Okay, so the real crown jewel in this trade for the Cavaliers was Brooklyn’s unprotected first-round draft pick, but they still got a player in Thomas who – albeit somewhat damaged goods – had just finished fifth in MVP voting. Making this swap even spicier was the fact that the Celtics and Cavaliers had just met in the Eastern Conference Finals.
Allen Iverson for Chauncey Billups
Both players were on the backside of their careers, especially in Iverson’s case, but at the time this was considered a swap of two premier guards. While Iverson would return to Philadelphia after finishing out a sub-par season in Detroit, Billups averaged 17.9 points and 6.4 assists to help lead the Nuggets to a 54-win campaign and a berth in the Western Conference Finals.
Tracy McGrady for Steve Francis
McGrady was at the height of his powers when the Magic shipped him to the Rockets, having won back-to-back scoring titles and establishing himself as one of the greatest players of that era. Despite forming a one-two punch with Yao Ming, McGrady and the Rockets never got past the second round of the playoffs during his time there. Francis, meanwhile, wouldn’t make another All-Star team.
Jason Kidd for Stephon Marbury
Kidd and Marbury were both in the prime of their careers when this blockbuster went down, with the former a four-time All-Star and the latter a 20-plus point scorer. Kidd would go on to lead the Nets to two straight Finals appearances during a successful run, while Marbury would continue to put up numbers for a middling Suns team before being sent to the Knicks less than three years later.
Chris Webber for Mitch Richmond
This trade couldn’t have worked out much better for the Kings, who nabbed a franchise player in Webber for someone about to hit the final years of his career in Richmond. Sacramento would reach the playoffs the next eight years and come so close to knocking off the Lakers, while the Wizards received diminishing returns from Richmond over three seasons.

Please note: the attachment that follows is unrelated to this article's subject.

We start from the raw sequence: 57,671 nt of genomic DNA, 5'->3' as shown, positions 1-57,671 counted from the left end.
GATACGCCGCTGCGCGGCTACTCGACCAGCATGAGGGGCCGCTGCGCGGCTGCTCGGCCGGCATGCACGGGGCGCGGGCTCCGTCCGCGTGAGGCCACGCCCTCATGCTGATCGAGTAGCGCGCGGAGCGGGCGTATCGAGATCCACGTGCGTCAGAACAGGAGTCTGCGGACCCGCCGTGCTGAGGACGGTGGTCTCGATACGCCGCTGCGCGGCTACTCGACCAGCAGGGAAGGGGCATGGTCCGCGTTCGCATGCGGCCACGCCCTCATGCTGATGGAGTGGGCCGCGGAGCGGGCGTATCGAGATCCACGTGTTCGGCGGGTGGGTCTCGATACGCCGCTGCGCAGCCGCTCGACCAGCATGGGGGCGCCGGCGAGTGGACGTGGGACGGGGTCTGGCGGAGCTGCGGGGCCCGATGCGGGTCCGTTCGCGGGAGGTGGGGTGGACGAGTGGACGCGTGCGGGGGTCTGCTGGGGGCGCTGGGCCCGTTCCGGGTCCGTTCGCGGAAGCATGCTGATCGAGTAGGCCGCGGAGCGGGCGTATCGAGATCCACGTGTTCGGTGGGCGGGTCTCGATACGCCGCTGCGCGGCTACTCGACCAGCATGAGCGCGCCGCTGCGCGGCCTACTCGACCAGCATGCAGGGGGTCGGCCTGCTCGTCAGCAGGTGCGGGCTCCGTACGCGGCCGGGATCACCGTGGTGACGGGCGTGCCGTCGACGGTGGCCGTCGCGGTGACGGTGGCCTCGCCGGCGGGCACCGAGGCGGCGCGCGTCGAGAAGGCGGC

With the Kawhi Leonard saga finally resolved, it feels like the craziness of the NBA offseason has reached its end.
There’s still plenty of time for moves to come out of nowhere, like the Kyrie Irving–Isaiah Thomas trade did last August, but at least for the time being, it seems like the dust has mostly settled this summer.
Here’s a look at the biggest winners and losers of the offseason so far, with the two-time defending champions once again snatching victory.
Heading into the summer, they were already in the conversation for most talented team ever. So of course they had to get even better by adding a four-time All-Star in DeMarcus Cousins.
But really, the way the Warriors truly won this summer was through their competition not improving. If anything, the Houston Rockets got worse (more on that later), while the much-fantasised Big Three of LeBron James, Kawhi Leonard and Paul George never came to fruition in Los Angeles.
Speaking of the Lakers, they didn’t land another star to go alongside LeBron (yet), but they still got the best player in the world – and that too without having to trade any of their young guys – to once again be incredibly relevant.
As currently constructed, they don’t have nearly enough firepower to dethrone the Warriors, but James’ signing revives Lakers exceptionalism and gives them the cache to lure other big names down the road.
They bet on their culture to win over Paul George over the course of this past season and their faith paid off.
It’s not just that they retained George, but the fact that he committed to at least three years and didn’t even take a meeting with his hometown Lakers.
It also inadvertently helps to hush the narrative that other stars don’t want to play with Russell Westbrook for whatever reason.
LeBron left the conference, so they, along with every other team in the East besides Cleveland, won in that regard. But other than that, this summer has been a dud for them.
Even though they weren’t able to coax LeBron to Philly, the 76ers also lost out on every other star player that was available, namely Paul George and Kawhi Leonard. They had a legitimate chance to close the gap between them and Boston by adding another big gun to their core of Ben Simmons and Joel Embiid, but they couldn’t wield their salary cap space like they hoped.
And in a cruel twist of fate, Leonard ended up on one of their competitors, which likely pushes Philadelphia down to third in the East’s pecking order.
Similar to the 76ers, the Rockets can be considered losers because they didn’t get better while others in their conference did.
While the Warriors got Cousins and the Lakers brought in LeBron, the Rockets lost Luc Mbah a Moute and, more importantly, Trevor Ariza, who was vital to their identity.
They still have James Harden and Chris Paul, but the latter will be another year older. Their window for beating Golden State hasn’t shut by any means, but it’s definitely less ajar than it was a couple months ago.